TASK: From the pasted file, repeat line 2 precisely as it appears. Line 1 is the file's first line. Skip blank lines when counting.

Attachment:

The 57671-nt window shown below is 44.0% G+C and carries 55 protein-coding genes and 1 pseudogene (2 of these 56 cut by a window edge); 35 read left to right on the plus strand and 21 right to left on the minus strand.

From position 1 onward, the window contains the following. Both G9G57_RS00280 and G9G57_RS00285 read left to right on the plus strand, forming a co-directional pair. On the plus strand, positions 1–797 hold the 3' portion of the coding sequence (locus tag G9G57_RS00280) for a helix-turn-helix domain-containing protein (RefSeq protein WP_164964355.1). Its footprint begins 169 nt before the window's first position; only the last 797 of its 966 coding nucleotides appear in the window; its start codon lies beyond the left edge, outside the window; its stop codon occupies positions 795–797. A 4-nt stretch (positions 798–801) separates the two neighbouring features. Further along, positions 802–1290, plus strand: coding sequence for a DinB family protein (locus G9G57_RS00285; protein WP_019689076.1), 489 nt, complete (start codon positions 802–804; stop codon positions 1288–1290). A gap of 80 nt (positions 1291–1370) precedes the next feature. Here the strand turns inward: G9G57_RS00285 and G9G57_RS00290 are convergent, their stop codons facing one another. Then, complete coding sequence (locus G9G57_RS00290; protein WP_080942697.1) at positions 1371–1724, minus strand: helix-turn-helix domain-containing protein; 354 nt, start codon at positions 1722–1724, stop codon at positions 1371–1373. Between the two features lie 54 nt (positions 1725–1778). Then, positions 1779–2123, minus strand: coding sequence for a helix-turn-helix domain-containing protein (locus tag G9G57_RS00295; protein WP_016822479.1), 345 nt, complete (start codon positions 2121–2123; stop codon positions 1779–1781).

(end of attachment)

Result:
From position 1 onward, the window contains the following. Both G9G57_RS00280 and G9G57_RS00285 read left to right on the plus strand, forming a co-directional pair. On the plus strand, positions 1–797 hold the 3' portion of the coding sequence (locus tag G9G57_RS00280) for a helix-turn-helix domain-containing protein (RefSeq protein WP_164964355.1). Its footprint begins 169 nt before the window's first position; only the last 797 of its 966 coding nucleotides appear in the window; its start codon lies beyond the left edge, outside the window; its stop codon occupies positions 795–797. A 4-nt stretch (positions 798–801) separates the two neighbouring features. Further along, positions 802–1290, plus strand: coding sequence for a DinB family protein (locus G9G57_RS00285; protein WP_019689076.1), 489 nt, complete (start codon positions 802–804; stop codon positions 1288–1290). A gap of 80 nt (positions 1291–1370) precedes the next feature. Here the strand turns inward: G9G57_RS00285 and G9G57_RS00290 are convergent, their stop codons facing one another. Then, complete coding sequence (locus G9G57_RS00290; protein WP_080942697.1) at positions 1371–1724, minus strand: helix-turn-helix domain-containing protein; 354 nt, start codon at positions 1722–1724, stop codon at positions 1371–1373. Between the two features lie 54 nt (positions 1725–1778). Then, positions 1779–2123, minus strand: coding sequence for a helix-turn-helix domain-containing protein (locus tag G9G57_RS00295; protein WP_016822479.1), 345 nt, complete (start codon positions 2121–2123; stop codon positions 1779–1781).